Would you accept an invitation to lunch if you knew that the menu would be jollof rice, barbecued chicken and salad? We bet you would. The Nigerian Jollof is unarguably one of the most popularly served meals at events around Nigeria. This signature delicacy has for decades been the mainstay for many Nigerian families no matter their location, tribe, culture or financial status.
This week, we present to you what we will call party Jollof – I’m Judging You by Luvvie Ajayi. The kind of Jollof rice that you would definitely want to take home, especially if you are a friend to the caterer or the host.
Much like the title itself, I’m Judging You condemns; the ugly societal ills afflicting humans in general, including but not limited to criticism and condemnation of fellow humans (racism), infringements of rights, views, actions, inactions, that are largely partial. Luvvie clearly exposed what individuals have to go through in life, yet find a way to come out strong and how challenging it is to be normal in spite of it all. Many lessons are learnt.
But like serious party Jollof with the playful garnish, Luvvie’s work was not all serious talk; there were points of comic relief. She made us laugh even though we knew she was serious. For example, when at age nine, she first arrived in the United States and went to school for the first time, the embarrassment she felt because of her heavy Nigerian accent. Then at lunchtime, everyone brought out a sandwich but she a plate of white rice and stew. How odd!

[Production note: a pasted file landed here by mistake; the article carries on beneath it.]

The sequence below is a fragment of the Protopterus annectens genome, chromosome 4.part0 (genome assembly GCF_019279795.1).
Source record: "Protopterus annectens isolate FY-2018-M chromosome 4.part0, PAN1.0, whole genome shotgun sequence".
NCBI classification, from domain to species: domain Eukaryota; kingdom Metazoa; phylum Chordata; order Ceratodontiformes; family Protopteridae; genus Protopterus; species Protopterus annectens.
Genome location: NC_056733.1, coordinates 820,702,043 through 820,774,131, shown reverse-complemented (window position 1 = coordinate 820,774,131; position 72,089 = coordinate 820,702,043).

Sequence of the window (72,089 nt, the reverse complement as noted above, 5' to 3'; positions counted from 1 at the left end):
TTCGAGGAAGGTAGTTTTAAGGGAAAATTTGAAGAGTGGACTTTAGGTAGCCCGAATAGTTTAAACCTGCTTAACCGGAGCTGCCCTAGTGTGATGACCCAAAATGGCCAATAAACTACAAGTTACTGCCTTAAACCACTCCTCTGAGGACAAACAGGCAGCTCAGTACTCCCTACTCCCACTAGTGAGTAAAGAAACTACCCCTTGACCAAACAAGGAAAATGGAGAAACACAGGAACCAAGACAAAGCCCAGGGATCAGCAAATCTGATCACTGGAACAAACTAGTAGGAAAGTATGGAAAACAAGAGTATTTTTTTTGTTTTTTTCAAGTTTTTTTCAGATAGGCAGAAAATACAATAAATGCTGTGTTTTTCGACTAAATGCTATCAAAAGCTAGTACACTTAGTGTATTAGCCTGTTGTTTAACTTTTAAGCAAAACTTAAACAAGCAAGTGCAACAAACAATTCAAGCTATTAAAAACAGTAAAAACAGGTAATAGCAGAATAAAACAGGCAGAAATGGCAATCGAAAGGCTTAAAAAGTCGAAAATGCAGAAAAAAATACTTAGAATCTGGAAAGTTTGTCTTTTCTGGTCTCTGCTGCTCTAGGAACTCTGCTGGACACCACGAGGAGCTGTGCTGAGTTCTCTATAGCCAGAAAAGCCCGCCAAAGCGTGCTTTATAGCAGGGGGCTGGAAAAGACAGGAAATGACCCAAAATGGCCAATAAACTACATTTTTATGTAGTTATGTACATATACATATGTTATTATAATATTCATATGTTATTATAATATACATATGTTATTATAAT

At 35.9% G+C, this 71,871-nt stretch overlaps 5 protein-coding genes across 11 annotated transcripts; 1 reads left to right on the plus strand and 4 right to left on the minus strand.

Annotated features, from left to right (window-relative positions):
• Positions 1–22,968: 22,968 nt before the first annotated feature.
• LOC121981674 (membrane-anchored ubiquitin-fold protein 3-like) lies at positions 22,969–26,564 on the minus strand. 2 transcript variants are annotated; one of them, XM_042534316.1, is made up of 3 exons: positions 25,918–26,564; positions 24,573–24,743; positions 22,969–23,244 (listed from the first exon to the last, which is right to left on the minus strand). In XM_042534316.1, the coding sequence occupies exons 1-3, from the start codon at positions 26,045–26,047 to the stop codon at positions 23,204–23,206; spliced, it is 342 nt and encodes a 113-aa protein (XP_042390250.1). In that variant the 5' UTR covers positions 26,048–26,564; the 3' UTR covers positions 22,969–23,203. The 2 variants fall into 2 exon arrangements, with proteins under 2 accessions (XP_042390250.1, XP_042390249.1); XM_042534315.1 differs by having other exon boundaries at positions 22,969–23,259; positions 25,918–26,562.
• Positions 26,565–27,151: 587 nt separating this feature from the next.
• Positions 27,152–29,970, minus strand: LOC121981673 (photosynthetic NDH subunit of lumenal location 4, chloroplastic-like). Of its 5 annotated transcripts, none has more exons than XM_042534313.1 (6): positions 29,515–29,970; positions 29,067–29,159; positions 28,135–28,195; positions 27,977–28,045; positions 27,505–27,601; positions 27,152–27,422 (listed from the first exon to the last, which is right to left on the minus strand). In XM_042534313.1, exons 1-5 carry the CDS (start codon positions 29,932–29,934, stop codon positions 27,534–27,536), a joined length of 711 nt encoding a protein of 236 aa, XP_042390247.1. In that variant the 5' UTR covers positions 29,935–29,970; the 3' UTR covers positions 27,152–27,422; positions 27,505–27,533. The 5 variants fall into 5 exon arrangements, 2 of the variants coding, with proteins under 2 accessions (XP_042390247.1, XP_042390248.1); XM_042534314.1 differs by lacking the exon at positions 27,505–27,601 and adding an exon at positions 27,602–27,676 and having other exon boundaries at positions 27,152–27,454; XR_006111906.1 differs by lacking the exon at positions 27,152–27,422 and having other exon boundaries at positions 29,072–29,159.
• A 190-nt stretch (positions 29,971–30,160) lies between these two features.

Settings Language and style.
Luvvie alternated between formal and informal language, which made her book stand out like the party jollof, that certainly tastes different from home-made jollof. It’s just not the same.
She did not mince words as she courageously and fearlessly x-rayed the most sensitive issues, that most writers would likely be afraid to talk about. Keep your dictionary handy; you may have to consult it when Luvvie decides to go formal.
She used her personal experiences to mirror what many people experience daily. But she did not just stop at revealing the oddities. She gave specific counsel on what to do and what not to do. Literally telling offenders to “Stop!”
One drawback from this story though is that Luvvie spent too much time talking about events and happenings, that sometimes we got bored, almost like when there is too much water in the jollof rice, and it becomes sticky, mashed up and hard to eat. A perfectly cooked jollof rice has just the right amount of water, not too little, not too much.
Chef Verdict: we give this book 3.5 stars of deliciousness.
Turn up the volume to Ras Kimono’s Under Pressure as you read, you’re sure to stay glued until the last page.
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